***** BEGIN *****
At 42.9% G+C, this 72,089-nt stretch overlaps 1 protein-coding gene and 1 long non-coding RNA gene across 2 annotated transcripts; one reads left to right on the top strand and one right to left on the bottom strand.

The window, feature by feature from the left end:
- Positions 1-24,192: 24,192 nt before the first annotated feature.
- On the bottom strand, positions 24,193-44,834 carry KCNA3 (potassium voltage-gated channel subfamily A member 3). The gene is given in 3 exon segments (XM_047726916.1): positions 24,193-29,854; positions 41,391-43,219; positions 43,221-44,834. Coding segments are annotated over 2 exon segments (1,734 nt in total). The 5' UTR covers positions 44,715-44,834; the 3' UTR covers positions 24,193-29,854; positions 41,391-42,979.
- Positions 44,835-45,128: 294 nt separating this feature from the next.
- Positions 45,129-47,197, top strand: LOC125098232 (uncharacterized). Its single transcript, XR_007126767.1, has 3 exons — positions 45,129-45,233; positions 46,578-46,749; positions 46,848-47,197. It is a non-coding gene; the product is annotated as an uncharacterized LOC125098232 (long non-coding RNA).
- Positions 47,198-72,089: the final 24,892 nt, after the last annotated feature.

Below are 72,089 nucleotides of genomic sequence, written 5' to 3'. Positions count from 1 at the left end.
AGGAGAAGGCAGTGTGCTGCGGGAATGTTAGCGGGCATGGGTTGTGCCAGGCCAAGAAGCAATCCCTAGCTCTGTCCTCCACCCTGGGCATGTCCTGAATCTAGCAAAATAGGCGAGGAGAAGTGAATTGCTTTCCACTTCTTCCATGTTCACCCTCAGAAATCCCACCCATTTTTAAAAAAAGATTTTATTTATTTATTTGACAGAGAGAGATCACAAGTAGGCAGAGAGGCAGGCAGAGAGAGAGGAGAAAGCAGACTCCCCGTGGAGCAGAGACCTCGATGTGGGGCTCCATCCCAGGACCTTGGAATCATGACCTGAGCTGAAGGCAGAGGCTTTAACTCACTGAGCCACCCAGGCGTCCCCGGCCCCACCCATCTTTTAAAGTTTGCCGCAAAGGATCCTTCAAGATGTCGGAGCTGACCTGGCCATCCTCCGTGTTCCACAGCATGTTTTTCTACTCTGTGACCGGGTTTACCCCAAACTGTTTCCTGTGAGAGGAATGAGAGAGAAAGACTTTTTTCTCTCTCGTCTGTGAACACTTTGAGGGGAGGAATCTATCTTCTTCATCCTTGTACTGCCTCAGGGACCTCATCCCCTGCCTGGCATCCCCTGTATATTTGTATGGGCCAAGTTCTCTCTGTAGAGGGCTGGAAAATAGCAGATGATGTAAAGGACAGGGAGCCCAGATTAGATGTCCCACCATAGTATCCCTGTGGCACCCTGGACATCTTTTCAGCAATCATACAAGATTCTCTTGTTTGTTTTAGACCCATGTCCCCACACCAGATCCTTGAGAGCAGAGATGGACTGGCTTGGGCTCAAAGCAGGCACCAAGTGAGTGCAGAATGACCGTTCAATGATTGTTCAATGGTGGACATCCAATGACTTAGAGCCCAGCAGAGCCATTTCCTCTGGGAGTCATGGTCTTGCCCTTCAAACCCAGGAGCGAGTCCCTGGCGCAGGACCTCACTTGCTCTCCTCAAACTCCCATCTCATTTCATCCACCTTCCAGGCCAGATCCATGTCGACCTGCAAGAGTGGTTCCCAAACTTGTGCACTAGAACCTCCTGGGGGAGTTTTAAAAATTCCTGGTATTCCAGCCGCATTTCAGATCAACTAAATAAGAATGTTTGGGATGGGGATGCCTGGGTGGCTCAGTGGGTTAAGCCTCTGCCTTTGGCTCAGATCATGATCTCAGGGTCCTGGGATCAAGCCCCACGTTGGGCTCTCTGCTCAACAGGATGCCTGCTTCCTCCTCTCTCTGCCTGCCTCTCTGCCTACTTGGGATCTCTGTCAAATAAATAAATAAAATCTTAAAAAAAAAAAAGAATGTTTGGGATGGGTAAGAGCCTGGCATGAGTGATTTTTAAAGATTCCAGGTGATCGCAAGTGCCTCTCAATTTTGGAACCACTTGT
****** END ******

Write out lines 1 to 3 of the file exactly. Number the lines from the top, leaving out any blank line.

At 42.9% G+C, this 72,089-nt stretch overlaps 1 protein-coding gene and 1 long non-coding RNA gene across 2 annotated transcripts; one reads left to right on the top strand and one right to left on the bottom strand.

The window, feature by feature from the left end:
- Positions 1-24,192: 24,192 nt before the first annotated feature.